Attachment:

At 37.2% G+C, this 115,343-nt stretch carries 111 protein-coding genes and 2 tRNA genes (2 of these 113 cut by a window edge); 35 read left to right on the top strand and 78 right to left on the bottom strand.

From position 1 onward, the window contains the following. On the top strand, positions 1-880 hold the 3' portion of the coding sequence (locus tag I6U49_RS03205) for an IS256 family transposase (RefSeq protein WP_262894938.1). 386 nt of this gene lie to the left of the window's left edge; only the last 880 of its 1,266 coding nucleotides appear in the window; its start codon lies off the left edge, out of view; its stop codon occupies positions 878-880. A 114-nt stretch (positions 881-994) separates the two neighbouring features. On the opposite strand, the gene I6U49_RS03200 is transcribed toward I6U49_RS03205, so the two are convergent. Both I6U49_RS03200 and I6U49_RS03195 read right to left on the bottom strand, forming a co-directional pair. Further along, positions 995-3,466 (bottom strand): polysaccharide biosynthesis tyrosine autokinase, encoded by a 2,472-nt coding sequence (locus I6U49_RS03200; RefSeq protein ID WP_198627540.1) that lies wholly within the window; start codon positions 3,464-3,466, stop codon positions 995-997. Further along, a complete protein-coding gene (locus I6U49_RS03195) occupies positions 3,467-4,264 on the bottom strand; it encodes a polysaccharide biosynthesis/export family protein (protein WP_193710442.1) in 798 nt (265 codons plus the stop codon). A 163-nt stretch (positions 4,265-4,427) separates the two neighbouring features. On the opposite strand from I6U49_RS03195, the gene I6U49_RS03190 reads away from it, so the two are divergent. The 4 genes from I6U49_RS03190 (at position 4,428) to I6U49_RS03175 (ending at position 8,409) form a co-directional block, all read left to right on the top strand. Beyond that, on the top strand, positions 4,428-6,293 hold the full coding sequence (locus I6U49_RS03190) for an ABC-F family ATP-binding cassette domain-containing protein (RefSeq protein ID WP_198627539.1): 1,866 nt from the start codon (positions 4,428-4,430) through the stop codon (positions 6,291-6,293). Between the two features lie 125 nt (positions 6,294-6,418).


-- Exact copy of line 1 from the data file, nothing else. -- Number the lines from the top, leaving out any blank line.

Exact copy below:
At 37.2% G+C, this 115,343-nt stretch carries 111 protein-coding genes and 2 tRNA genes (2 of these 113 cut by a window edge); 35 read left to right on the top strand and 78 right to left on the bottom strand.